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NF-kappaB activity marks cells engaged in receptor editing.

Cadera EJ, Wan F, Amin RH, Nolla H, Lenardo MJ, Schlissel MS - J. Exp. Med. (2009)

Bottom Line: Because of the extreme diversity in immunoglobulin genes, tolerance mechanisms are necessary to ensure that B cells do not respond to self-antigens.We found that IRF4 transcripts were up-regulated in beta-gal(+) pre-B cells.Because IRF4 is a target of NF-kappaB and is required for receptor editing, we suggest that NF-kappaB could be acting through IRF4 to regulate receptor editing.

View Article: PubMed Central - PubMed

Affiliation: Department of Molecular and Cell Biology, University of California, Berkeley, Berkeley, CA 94720, USA.

ABSTRACT
Because of the extreme diversity in immunoglobulin genes, tolerance mechanisms are necessary to ensure that B cells do not respond to self-antigens. One such tolerance mechanism is called receptor editing. If the B cell receptor (BCR) on an immature B cell recognizes self-antigen, it is down-regulated from the cell surface, and light chain gene rearrangement continues in an attempt to edit the autoreactive specificity. Analysis of a heterozygous mutant mouse in which the NF-kappaB-dependent IkappaB alpha gene was replaced with a lacZ (beta-gal) reporter complementary DNA (cDNA; IkappaB alpha(+/lacZ)) suggests a potential role for NF-kappaB in receptor editing. Sorted beta-gal(+) pre-B cells showed increased levels of various markers of receptor editing. In IkappaB alpha(+/lacZ) reporter mice expressing either innocuous or self-specific knocked in BCRs, beta-gal was preferentially expressed in pre-B cells from the mice with self-specific BCRs. Retroviral-mediated expression of a cDNA encoding an IkappaB alpha superrepressor in primary bone marrow cultures resulted in diminished germline kappa and rearranged lambda transcripts but similar levels of RAG expression as compared with controls. We found that IRF4 transcripts were up-regulated in beta-gal(+) pre-B cells. Because IRF4 is a target of NF-kappaB and is required for receptor editing, we suggest that NF-kappaB could be acting through IRF4 to regulate receptor editing.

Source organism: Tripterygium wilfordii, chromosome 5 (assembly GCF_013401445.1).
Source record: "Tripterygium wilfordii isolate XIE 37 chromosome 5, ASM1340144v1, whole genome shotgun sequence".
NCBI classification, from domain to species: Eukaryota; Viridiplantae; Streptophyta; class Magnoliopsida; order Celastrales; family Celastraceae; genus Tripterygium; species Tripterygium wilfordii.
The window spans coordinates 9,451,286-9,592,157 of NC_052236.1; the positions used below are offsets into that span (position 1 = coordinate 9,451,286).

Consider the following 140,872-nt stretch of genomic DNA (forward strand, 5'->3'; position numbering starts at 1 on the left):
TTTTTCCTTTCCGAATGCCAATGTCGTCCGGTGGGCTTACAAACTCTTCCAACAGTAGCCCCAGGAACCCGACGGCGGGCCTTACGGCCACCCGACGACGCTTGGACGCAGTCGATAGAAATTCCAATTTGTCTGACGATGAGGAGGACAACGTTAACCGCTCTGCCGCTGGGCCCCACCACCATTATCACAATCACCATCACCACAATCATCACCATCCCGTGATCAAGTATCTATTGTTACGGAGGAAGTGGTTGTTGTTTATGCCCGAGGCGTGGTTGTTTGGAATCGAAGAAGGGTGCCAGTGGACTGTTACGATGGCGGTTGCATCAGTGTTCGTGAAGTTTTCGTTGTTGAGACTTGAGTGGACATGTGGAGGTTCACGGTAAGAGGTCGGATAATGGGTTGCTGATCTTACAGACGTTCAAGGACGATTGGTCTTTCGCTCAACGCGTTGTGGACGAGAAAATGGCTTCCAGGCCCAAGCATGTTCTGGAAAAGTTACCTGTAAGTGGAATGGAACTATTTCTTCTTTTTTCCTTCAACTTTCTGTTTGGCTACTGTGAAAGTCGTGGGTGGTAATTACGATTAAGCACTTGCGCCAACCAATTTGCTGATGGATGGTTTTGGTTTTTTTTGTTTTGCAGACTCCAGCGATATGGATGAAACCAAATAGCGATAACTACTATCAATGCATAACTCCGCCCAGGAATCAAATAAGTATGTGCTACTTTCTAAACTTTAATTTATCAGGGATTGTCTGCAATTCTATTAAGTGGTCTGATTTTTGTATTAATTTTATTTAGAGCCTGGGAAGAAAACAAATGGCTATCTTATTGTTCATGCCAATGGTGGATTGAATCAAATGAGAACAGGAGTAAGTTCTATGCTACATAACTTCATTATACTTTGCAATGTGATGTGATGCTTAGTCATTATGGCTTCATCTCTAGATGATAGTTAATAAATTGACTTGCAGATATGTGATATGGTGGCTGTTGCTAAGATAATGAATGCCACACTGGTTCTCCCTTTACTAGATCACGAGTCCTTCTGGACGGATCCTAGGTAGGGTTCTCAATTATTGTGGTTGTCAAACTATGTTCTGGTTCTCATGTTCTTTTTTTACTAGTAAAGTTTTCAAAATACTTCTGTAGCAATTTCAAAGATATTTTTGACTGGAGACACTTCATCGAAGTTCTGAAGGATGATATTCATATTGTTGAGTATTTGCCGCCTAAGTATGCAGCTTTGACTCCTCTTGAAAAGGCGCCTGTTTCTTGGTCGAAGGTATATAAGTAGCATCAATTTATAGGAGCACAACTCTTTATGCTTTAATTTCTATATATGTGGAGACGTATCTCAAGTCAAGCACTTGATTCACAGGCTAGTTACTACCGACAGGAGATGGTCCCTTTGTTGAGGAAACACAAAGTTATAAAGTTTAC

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Expression of NF-κB target genes in IκBαΔ-transduced pre–B cells. (A) cDNA from sorted β-gal–positive and –negative pre–B cells was analyzed by real time RT-PCR for IRF4 transcripts and the data were normalized to HPRT transcripts to control for any differences in cDNA template. β-gal–negative cell result was arbitrarily set to 1, with error bars indicating range of triplicate assays. (B) cDNA from CD19+IgD− cells from B1-8 α-HEL-κ and B1-8low α-HEL-κ mice was analyzed by real time RT-PCR for IRF4 transcripts and the data were normalized to HPRT, with error bars indicating range of triplicate assays. These results are representative of two independent repetitions of this experiment using pools of sorted bone marrow cells from five to six mice.
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fig7: Expression of NF-κB target genes in IκBαΔ-transduced pre–B cells. (A) cDNA from sorted β-gal–positive and –negative pre–B cells was analyzed by real time RT-PCR for IRF4 transcripts and the data were normalized to HPRT transcripts to control for any differences in cDNA template. β-gal–negative cell result was arbitrarily set to 1, with error bars indicating range of triplicate assays. (B) cDNA from CD19+IgD− cells from B1-8 α-HEL-κ and B1-8low α-HEL-κ mice was analyzed by real time RT-PCR for IRF4 transcripts and the data were normalized to HPRT, with error bars indicating range of triplicate assays. These results are representative of two independent repetitions of this experiment using pools of sorted bone marrow cells from five to six mice.

Mentions: IRF4 is a target of NF-κB that has been previously shown to be important in both pre–B cell development and receptor editing. (Lu et al., 2003; Muljo and Schlissel, 2003; Ma et al., 2006; Saito et al., 2007; Johnson et al., 2008; Pathak et al., 2008). We used real-time RT-PCR to quantify IRF4 transcripts in pro–/pre–B cells sorted based on β-gal activity. The signal was normalized to hypoxanthine-guanine phosphoribosyl transferase (HPRT) to account for differences in template quality. We observed a fourfold increase in IRF4 transcripts in β-gal+ pre–B cells (Fig. 7 A). A twofold increase was observed in IRF4 expression in B1-8low α-HEL-κ CD19+IgD− cells compared with B1-8 α-HEL-κ CD19+IgD− cells (Fig. 7 B). IRF4 has binding sites in the 3′κ enhancer as well as in both λ enhancers (Pongubala et al., 1992; Eisenbeis et al., 1995). This increase in IRF4 in the β-gal–positive population implies that NF-κB could be acting through IRF4 to regulate receptor editing.